Overall, we found both disappointing and heartening results in this round of testing. We view even the disappointing results to be really valuable, though, because we now have tangible data to help us steer toward better technological and design solutions. One of our wider aspirations as a committee is to encourage a climate of testing in the libraries with the idea that, try as we might, we cannot fully anticipate how patrons will actually use the things we create for them, and usability testing is an ongoing way to improve the patron's experience with the libraries' points of access.
--Peter Spitzform for D&D
Monday, September 22, 2008
The last time that I wrote a research paper the big news at the library was that the card catalog had been computerized. Recognizing that there have been many changes since then I was feeling a little unsure of my library skills. As a library staff member I realized that it was high time for me to get smart on how to use the library.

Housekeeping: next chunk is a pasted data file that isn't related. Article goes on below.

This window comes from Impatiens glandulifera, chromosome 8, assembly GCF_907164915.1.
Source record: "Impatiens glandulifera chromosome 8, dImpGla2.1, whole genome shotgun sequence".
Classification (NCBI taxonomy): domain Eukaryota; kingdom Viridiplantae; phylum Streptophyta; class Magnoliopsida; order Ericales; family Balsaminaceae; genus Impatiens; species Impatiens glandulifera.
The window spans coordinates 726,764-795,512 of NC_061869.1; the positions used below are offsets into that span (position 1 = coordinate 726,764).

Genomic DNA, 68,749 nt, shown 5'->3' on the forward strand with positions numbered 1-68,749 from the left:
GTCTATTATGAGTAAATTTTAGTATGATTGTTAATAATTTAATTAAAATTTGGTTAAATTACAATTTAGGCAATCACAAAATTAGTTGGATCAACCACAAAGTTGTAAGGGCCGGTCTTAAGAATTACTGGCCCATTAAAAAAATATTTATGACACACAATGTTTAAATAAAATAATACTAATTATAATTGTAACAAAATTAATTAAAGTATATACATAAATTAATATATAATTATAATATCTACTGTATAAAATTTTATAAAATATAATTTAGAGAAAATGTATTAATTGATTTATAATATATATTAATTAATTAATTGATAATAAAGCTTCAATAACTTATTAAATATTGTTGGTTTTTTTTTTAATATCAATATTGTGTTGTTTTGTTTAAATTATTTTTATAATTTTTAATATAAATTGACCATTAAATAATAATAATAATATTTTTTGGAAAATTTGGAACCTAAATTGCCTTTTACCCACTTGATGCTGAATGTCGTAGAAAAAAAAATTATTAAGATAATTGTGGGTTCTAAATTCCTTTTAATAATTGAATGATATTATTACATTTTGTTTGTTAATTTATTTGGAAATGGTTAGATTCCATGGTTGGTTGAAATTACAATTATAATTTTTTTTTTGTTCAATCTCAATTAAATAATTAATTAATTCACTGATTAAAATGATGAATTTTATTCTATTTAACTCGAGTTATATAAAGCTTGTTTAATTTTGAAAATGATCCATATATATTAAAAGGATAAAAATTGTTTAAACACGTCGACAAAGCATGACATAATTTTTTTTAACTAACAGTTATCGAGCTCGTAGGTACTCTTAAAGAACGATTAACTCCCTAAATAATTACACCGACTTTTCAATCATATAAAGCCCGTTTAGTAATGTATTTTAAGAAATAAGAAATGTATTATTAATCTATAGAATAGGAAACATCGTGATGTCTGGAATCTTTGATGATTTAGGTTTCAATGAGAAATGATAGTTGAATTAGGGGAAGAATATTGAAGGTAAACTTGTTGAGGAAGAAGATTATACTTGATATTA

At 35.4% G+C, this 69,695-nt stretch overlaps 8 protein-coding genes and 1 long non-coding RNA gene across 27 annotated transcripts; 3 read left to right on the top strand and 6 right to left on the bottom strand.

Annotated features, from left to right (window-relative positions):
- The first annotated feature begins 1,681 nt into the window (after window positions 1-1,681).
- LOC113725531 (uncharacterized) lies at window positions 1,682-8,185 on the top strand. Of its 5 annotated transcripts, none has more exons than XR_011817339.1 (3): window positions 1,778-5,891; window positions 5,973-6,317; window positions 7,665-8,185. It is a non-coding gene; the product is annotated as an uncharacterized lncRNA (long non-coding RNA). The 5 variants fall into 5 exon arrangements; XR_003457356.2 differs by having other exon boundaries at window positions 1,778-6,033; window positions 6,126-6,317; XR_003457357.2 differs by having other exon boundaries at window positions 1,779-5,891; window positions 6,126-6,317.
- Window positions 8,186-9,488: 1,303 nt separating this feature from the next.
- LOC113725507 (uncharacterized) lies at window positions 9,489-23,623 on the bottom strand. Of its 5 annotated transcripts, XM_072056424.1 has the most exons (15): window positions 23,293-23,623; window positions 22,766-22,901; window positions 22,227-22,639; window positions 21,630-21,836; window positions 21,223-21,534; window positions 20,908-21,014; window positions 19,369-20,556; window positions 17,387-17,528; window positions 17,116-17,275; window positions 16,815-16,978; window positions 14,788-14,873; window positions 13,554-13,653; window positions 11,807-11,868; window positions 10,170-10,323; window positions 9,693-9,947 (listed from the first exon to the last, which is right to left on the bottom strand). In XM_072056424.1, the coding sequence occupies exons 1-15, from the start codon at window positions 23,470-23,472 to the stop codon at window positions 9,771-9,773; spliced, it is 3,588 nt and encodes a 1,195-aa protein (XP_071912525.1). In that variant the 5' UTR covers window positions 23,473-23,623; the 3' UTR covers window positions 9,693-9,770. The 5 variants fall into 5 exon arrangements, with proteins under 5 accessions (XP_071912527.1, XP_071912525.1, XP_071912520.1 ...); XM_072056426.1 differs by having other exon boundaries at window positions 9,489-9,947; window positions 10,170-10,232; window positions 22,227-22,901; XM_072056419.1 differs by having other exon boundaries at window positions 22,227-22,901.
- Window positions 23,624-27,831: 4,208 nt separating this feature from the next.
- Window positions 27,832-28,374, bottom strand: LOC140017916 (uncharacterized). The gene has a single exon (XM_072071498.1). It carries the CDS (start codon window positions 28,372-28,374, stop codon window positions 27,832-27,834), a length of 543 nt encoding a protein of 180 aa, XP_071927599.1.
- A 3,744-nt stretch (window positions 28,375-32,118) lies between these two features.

Each morning, I walk through the front doors and I pass by a poster that states, quite simply, “Ask.” Next I pass the newly relocated Reference Desk where a librarian gives me a friendly nod. I realize that the answer to my uncertainty is right in front of me—all I need to do is stop and “ask.” I explain my situation to Laurie Kutner who informs me that I can request an individual consultation and that I can do so online. That afternoon I complete the online form for a consultation. Within hours I receive a response from Pat Mardeusz that my request has been forwarded to the science librarian Elizabeth Berman. Elizabeth makes an appointment with me and suddenly I have another reason to look forward to Friday!